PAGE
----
With Soul Solution coming out this week, I wanted to discuss a topic I feel quite strongly about. I may be a bit isolated on this too, so I’d love others opinions or weigh-ins. Broody heroes more often than not annoy the piss out of me. Why? Because many times, they bypass mere brooding and hit the level of whiny, or emo. Once the guy has hit the whiny zone, my interest is gone, because I can’t suspend my disbelief any longer without getting supremely annoyed every time Sir Whiner opens his mouth to say something flowery and obnoxious.
So what makes the difference? Because there are certain situations where I’ve been madly attracted to dark and broody, but then it can just as fast traverse to the dark side of TOO MUCH. While I respect Anne Rice as an author, one example would be Louis–spending an entire book mourning his experiences as a vampire. With love interests though, where I lose interest is when broody guy throws down mournful lines, woe is me, ‘I’m so dark’ mystique and the girl is lapping that shit up. For me, it comes off as cheesy. Sorry, I don’t have time for anyone who wants to be ‘saved’ and find the ‘I can fix him’ trope utterly ridiculous.
Girls, if you find a guy who’s damaged and broken–you can FEEL the hurt underneath all the jerk–and yet he keeps lashing out at you? RUN. That’s an abusive cycle of empaths versus the narcissist, and if you’re one of us empathic sorts, you will be churned up and spat back out over and over again.
Which leads me to Soul Solution. Despite the narrow and dangerous line brooding travels, there are characters who manage it quite attractively. I mean, the appeal of the brooding character is in fact, that he’s sensitive and full of feeling, yet keeps the tough, often bitter outer shell merely to survive the cruel world. So when I wrote Erik, I was careful to write someone considerate, and keep in mind my own pet peeves and the harm of those brooding alpha heroes that unfairly lash out on their counterparts. Erik is none of these.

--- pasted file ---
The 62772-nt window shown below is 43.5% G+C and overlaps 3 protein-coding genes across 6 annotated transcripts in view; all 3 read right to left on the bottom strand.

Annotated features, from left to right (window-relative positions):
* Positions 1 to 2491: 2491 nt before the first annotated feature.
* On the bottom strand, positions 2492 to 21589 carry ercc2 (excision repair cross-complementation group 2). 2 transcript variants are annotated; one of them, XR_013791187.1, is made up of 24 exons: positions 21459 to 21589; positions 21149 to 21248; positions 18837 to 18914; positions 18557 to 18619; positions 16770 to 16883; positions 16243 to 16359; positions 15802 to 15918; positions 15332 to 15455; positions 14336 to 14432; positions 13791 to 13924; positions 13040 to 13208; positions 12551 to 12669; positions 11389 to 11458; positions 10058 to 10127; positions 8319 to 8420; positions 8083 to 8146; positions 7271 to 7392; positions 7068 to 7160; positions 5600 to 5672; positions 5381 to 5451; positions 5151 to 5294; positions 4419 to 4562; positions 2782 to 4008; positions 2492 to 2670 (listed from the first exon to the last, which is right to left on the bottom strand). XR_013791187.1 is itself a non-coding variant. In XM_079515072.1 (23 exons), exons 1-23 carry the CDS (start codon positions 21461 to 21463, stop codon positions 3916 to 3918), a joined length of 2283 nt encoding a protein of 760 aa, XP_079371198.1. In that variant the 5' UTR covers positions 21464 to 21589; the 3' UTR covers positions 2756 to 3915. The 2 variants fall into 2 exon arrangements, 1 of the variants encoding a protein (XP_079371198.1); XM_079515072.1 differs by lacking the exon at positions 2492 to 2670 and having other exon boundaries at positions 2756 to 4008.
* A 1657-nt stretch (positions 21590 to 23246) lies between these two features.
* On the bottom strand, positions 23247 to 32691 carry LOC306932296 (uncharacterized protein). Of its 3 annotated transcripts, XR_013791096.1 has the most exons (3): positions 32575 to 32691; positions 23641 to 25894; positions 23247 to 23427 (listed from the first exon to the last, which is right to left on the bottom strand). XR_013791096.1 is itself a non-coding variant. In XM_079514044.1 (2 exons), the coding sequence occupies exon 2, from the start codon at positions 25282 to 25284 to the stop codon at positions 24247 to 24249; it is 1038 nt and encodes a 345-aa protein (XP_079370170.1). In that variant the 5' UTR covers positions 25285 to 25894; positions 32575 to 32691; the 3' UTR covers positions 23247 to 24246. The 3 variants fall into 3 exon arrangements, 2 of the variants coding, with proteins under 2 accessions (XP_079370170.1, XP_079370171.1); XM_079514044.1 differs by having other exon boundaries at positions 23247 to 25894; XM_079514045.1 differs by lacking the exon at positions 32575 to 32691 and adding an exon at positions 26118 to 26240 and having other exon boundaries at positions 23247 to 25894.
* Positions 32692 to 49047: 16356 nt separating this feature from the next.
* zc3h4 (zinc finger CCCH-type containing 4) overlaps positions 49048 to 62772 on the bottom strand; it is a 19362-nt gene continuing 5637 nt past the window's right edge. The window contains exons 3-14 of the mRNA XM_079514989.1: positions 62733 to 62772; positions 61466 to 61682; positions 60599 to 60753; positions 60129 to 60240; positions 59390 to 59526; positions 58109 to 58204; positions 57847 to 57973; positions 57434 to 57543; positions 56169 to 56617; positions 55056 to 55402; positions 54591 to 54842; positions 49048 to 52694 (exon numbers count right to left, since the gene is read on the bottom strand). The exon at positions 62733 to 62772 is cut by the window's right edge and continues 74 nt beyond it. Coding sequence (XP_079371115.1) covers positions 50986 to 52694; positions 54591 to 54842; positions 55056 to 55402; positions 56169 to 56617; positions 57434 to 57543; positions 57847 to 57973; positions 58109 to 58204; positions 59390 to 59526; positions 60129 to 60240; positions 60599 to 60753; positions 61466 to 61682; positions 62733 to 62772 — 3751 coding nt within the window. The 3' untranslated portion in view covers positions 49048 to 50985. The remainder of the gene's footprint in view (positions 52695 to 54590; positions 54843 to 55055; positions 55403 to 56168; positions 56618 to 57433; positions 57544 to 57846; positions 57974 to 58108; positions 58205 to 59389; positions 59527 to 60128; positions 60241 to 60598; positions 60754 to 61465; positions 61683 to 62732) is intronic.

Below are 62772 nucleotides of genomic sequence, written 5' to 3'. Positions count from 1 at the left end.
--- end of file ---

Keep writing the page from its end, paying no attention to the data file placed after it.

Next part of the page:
He’s full of regrets, sure. He sold his soul for a girl who ended up ditching him, and he’s lonely. After all, since his touch is poison to humans, and he views himself as a monster, it’s not like he’ll be making friends any time soon. Which makes Mina a perfect counterbalance to him. She’s a stubborn introvert, eternal optimist, and just the practical sort of girl I love. Why would she be attracted to him then? It’s that lovely opposites attract law.
The two characters have so much to learn from each other. Mina throws herself into her daily life, but Erik’s been so detached from that and so introspective that he can teach her to look up at the stars and appreciate what a vast, huge universe is out there. Meanwhile, he’s stuck in a cycle of loneliness and sadness–his last love considering him a monster–and Mina not only helps him heal, but teaches him that though despair and sorrow happen, they can be overcome.
The book comes out on July 24th, but I’d love to see if people think I upheld my own line of creating an attractive brooding hero, without crossing over into whiny territory. Hope everyone enjoys!